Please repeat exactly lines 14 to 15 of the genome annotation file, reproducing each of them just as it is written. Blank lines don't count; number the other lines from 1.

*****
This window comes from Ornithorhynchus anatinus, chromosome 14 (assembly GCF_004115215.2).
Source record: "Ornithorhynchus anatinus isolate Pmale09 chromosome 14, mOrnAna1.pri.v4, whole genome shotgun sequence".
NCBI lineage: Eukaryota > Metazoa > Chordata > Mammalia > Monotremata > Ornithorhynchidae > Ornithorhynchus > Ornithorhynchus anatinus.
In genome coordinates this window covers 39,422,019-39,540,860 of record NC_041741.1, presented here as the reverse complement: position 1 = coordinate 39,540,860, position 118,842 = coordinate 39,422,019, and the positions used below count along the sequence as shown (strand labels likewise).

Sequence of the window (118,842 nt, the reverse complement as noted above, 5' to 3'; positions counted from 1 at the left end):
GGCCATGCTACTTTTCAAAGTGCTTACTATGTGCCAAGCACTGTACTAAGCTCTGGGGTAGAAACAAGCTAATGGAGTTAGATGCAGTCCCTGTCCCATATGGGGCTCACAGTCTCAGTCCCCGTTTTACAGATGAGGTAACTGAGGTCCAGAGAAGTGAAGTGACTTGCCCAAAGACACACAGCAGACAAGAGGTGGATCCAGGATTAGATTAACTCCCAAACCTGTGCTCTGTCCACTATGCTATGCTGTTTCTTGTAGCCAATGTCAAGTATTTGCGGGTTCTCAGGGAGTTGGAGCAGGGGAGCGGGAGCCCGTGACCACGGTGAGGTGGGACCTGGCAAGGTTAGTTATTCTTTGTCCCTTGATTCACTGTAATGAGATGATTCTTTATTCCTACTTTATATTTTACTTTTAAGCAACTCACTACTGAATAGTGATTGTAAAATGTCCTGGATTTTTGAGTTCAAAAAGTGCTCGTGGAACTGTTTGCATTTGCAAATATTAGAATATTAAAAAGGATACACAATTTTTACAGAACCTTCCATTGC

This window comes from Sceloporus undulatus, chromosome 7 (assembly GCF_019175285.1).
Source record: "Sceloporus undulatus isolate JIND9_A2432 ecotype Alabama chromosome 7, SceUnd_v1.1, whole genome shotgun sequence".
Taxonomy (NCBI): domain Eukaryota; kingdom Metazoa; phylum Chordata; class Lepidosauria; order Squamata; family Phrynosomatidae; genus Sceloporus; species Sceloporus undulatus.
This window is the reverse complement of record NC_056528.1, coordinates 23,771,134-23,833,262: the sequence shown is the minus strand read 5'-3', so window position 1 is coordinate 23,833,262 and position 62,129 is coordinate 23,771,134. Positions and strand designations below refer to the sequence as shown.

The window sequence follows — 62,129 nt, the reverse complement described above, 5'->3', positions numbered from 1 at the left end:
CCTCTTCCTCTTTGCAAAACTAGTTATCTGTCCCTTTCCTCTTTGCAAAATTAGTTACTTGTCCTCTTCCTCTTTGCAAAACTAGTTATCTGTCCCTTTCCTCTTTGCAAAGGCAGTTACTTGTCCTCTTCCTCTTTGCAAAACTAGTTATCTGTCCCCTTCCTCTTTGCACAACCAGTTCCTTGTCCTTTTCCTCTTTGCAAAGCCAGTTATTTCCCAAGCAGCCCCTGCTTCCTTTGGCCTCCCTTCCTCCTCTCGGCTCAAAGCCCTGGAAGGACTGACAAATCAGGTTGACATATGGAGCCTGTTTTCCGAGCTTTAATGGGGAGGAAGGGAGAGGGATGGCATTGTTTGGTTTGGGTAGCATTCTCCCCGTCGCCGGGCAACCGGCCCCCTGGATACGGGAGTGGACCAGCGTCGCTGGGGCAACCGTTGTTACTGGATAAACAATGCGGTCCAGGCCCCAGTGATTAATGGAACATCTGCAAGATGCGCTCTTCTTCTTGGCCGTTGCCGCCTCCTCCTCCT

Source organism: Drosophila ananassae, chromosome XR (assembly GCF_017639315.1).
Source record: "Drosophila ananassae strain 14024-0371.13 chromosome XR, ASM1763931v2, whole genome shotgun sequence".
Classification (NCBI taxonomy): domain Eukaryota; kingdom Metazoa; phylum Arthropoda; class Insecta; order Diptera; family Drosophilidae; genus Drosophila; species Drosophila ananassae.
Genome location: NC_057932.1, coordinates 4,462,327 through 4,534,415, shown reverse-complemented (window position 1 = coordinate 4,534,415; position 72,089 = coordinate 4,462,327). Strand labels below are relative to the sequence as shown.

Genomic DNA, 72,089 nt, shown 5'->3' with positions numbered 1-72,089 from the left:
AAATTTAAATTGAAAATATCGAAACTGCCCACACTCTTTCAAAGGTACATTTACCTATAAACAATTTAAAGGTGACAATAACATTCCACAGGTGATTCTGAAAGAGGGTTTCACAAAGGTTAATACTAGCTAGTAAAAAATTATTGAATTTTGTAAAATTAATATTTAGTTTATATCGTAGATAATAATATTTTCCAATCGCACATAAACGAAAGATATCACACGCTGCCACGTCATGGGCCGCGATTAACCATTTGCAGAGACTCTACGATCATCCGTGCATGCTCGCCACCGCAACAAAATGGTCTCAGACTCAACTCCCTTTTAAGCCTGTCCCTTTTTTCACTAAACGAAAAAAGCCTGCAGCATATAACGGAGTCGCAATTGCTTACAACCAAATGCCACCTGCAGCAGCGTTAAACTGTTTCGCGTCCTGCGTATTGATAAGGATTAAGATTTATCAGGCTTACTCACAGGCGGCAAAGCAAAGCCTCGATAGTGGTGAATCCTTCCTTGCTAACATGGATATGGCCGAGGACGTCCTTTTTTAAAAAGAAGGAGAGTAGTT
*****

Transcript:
Source record: "Drosophila ananassae strain 14024-0371.13 chromosome XR, ASM1763931v2, whole genome shotgun sequence".
Classification (NCBI taxonomy): domain Eukaryota; kingdom Metazoa; phylum Arthropoda; class Insecta; order Diptera; family Drosophilidae; genus Drosophila; species Drosophila ananassae.